“Given the type soil we have, glacial sand, I don’t think that’s going to be an issue for us, but that has yet to be discovered with the results,” Ford said.
Mayfield Central School District
Superintendent Jon Peterson of the Mayfield Central School District said sample bottles used to test the water were dropped off at the school this week. Officials were taking samples of the water in the elementary school on Thursday morning.
“We are collecting those samples and sending off. If everything tests below the threshold, we will be good for five years if we are below those levels,” Peterson said.
According to Cuomo’s release, schools will be required to collect samples every five years, at a minimum. This is after the initial testing or at a time determined by the Commissioner of Health. Each school must post the results of their lead testing and any remediation plans on their website. This can be no more than six weeks after the results were received. Schools may resume use of the contaminated water outlets after the tests results come back to normal levels, the release stated.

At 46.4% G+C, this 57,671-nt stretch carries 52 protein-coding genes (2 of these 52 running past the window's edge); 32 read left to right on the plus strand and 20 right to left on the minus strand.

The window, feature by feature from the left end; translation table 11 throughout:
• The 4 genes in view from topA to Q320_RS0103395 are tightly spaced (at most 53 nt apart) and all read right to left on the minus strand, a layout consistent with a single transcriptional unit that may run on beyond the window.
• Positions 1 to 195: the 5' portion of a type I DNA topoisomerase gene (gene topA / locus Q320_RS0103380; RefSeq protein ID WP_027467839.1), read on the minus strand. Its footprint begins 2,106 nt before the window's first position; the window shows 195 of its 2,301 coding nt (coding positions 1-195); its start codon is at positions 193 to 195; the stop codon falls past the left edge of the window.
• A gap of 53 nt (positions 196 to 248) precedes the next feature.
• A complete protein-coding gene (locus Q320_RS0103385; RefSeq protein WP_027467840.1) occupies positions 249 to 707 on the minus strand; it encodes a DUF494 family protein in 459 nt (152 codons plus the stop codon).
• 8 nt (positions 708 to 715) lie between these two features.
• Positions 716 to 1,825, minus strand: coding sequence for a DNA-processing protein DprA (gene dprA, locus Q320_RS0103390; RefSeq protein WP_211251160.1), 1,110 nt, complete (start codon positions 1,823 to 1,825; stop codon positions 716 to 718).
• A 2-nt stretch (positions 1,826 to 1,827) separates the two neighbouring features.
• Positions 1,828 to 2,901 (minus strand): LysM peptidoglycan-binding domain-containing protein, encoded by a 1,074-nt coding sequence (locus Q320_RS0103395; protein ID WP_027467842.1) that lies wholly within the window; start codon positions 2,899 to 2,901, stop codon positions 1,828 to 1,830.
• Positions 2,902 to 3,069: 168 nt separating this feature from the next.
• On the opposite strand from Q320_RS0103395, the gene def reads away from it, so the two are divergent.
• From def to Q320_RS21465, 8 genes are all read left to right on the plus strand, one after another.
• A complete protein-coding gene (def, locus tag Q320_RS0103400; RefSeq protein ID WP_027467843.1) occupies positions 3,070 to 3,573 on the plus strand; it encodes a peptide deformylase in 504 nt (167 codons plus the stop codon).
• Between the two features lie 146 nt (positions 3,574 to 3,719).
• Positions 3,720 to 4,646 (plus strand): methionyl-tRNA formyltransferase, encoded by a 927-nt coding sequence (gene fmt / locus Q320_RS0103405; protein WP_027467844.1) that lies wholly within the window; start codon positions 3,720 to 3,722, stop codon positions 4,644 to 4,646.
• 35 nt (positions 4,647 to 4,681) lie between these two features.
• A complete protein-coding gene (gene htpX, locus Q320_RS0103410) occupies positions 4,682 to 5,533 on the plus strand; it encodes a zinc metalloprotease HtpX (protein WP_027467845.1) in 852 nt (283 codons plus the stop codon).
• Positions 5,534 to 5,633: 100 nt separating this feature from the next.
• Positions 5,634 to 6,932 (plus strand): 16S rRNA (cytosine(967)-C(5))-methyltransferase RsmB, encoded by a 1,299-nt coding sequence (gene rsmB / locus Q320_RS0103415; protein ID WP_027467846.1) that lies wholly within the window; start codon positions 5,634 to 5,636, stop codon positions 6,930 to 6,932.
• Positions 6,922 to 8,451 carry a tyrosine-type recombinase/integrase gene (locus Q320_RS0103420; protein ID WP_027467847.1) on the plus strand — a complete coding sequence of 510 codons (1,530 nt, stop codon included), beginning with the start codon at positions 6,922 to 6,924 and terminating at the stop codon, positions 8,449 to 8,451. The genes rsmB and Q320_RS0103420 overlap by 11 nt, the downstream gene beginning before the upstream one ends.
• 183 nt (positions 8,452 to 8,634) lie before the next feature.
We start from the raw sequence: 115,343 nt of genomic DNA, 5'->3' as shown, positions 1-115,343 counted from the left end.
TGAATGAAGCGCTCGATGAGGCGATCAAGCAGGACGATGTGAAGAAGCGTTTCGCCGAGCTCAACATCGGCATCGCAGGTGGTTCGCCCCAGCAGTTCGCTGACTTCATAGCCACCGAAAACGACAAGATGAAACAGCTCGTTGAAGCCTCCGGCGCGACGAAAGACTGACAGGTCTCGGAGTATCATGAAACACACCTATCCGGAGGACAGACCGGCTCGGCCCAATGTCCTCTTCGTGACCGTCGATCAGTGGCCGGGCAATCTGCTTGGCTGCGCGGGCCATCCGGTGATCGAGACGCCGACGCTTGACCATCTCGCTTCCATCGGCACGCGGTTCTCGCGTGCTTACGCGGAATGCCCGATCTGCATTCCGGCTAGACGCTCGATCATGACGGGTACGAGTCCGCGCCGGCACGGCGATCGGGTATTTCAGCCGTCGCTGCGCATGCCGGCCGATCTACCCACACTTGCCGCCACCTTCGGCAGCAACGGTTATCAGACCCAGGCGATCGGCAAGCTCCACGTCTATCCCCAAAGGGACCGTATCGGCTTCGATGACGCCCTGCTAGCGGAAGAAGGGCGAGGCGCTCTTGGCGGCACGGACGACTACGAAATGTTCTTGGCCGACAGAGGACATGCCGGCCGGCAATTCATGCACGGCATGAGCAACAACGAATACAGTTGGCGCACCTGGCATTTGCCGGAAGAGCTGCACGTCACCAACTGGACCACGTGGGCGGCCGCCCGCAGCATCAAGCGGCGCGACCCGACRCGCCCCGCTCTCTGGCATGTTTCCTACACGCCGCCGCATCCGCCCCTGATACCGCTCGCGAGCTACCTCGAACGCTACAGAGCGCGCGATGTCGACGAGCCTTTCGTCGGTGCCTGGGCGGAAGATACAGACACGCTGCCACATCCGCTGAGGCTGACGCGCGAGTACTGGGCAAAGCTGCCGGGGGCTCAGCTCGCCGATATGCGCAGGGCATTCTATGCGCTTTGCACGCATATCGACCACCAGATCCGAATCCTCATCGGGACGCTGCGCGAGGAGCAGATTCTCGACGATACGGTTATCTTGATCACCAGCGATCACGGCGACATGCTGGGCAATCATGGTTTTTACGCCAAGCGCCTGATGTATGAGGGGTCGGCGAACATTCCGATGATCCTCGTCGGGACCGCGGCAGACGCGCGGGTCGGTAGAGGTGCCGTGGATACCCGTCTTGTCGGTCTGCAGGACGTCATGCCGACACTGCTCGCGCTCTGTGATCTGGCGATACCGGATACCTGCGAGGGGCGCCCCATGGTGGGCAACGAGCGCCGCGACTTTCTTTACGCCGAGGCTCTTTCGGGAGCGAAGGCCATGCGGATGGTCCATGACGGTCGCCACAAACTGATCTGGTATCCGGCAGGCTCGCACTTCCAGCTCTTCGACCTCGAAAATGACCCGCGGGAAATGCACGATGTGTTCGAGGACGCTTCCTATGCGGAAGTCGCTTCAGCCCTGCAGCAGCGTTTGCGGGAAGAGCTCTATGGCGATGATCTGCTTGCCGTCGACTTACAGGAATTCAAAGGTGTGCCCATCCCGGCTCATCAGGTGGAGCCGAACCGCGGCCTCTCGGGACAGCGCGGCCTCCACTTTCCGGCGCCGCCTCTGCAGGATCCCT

Peterson said MCSD will take action as soon as results come in.
“It’s a brand new mandate, but it makes sense. You want to know if your water is safe or not. They have to take corrective action,” he said.
Broadalbin-Perth Central School District
Director of Operations and Safety Mike Carney said the Broadalbin-Perth Central School District has started all the testing required by the end of the month. Pre-kindergarten through fifth grade have been lead tested and submitted to the lab. Carney said the district has been testing in the Intermediate school and TLC kitchen.